I try it—close my eyes and try to see the hot dark places inside myself. Until my teeth hurt from clenching them. But there’s only light, dull and red through the skin of my eyelids. A hard pulse I can feel under my jaw and the sharp voices of my friends around me. They’re talking about going to a movie.
There’s a third-floor girl’s bathroom in the sketchy corner by the art rooms that’s dark and smelly and no one goes there unless they want to be left alone. So when I see Zola duck inside during a passing period, naturally I follow her.
She’s sitting on the floor under the sinks, her head bowed to her knees. I drop my bag and crawl over to sit next to her. The floor’s cold and there’s dirt in the corners where the custodian’s mop doesn’t reach.
She turns to me, her face full of a strange kind of light. “Look,” she says, and shows me the little finger of her left hand. I jolt back, my stomach clenched—her fingernail’s missing. The rest of her nails are painted aubergine, but the littlest one is just gone.
Only the nail bed isn’t bleeding; it’s not even red. It’s shiny and dark and if I look at it right, I can see something that I’m pretty sure is the whorl of her fingerprint. It’s glass—almost all the way through.
“What the hell is that,” I say, though of course I already know.
“It’s all right,” she says. “I’m meant to be this way.”
I want to say: we are the same, we are sisters. We can’t be meant to be so different.
She digs in her coat pocket and pulls out a sandwich bag of raisin bran. She takes a single flake and gives me a single flake and we put them on our tongues like communion wafers and wait for them to dissolve. I’m just sitting there under the sinks with a piece of stale cereal fuzzing up my mouth, but I can tell that for Zola, it’s more.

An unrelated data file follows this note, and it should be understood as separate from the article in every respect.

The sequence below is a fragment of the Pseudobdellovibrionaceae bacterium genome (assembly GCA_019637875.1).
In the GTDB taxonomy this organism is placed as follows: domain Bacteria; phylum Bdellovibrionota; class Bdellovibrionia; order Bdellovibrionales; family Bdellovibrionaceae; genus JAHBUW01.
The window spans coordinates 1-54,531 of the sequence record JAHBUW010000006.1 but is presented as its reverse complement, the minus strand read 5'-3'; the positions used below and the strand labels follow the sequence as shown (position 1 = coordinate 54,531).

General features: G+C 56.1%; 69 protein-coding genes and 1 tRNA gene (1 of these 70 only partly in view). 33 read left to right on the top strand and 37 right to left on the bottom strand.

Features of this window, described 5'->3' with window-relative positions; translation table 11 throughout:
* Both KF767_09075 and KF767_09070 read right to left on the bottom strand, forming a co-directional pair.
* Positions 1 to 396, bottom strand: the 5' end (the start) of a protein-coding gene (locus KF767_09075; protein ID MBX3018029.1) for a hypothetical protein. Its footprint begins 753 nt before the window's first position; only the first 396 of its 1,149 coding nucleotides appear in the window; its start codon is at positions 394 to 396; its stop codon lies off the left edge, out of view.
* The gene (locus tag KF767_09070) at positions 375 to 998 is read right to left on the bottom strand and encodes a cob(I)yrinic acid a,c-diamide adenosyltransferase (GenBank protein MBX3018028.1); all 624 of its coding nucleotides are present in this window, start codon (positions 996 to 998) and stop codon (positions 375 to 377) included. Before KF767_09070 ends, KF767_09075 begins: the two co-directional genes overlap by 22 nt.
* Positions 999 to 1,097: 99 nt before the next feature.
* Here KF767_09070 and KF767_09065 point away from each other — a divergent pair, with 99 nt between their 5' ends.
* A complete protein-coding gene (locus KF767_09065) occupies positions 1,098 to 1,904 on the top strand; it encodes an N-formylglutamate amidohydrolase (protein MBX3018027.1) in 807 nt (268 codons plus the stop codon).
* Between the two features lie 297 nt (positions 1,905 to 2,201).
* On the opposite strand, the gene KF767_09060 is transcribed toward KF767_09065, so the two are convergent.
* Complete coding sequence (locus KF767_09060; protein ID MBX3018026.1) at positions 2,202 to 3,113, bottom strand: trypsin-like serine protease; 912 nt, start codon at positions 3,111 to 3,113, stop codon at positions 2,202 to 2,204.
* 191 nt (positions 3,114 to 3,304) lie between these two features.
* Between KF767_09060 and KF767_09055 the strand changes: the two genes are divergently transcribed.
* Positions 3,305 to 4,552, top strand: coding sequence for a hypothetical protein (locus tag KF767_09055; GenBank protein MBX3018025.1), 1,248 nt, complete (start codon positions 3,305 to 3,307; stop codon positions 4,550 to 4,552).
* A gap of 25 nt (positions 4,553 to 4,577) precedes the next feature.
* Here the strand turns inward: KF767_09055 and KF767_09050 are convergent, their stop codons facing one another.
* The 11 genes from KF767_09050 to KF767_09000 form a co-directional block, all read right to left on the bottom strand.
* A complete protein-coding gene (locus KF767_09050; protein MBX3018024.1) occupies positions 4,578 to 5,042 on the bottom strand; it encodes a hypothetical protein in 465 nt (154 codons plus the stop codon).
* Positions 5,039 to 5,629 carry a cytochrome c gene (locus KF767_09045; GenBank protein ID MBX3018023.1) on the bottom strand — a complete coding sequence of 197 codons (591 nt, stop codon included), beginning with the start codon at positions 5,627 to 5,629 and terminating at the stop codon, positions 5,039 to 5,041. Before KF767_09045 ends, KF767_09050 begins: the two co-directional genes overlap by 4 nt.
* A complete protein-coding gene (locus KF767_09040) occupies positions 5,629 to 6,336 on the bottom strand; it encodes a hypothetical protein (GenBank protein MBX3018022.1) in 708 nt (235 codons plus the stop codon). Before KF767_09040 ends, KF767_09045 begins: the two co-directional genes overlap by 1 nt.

“I don’t worry, anymore,” she says. “About what anyone thinks. Everything that matters to me is already here.” She pats her baggy sweater and shrunken stomach.
I say nothing. The raisin bran is like limp cardboard in my mouth.
“So many things weren’t important,” she says. “So I got rid of them.”
There is a kind of calm surety to her now, like she’s more Zola than she has ever been. Boiled down to the marrow of her bones. It makes me think about density, a star shrinking under the pressure of itself until it can’t bear the weight anymore.
“What about me,” I say.
Zola only touches my hand, her fingerpads sliding loose over the bright glass of her insides.
Zola doesn’t want our mother to know, so I don’t tell her. I want to, I want to do something—slip her pamphlets about anxiety and self-image, siphon protein drinks down her throat as she sleeps.
But I worry she would hate me for it.
“You could do it too, you know,” she says to me as we eat—while I’m eating a salad and she’s letting a leaf rest in her mouth.
“I don’t want to be you,” I say.
She nods, but I don’t think she hears me. Sound travels almost thirty-eight times faster though glass than it does in the air. I know; I looked it up. So Zola says things and I say things, but how could we ever understand one another?
Understand this. Her face is quiet, her face smiles, but it’s just a painted-on thing. For the people who are always looking, because people always look. And she’s good at it, right? We’re beautiful girls, the both of us. They say so all the time.
I wish she would talk to me, but she won’t. Not in a way that matters. So instead I just have to listen for the things she doesn’t say, but means all the same. Because I think Zola is howling, and maybe she’s been howling for a long time—but all I can hear is a faint, musical note, like a fork struck on a wine glass for a toast.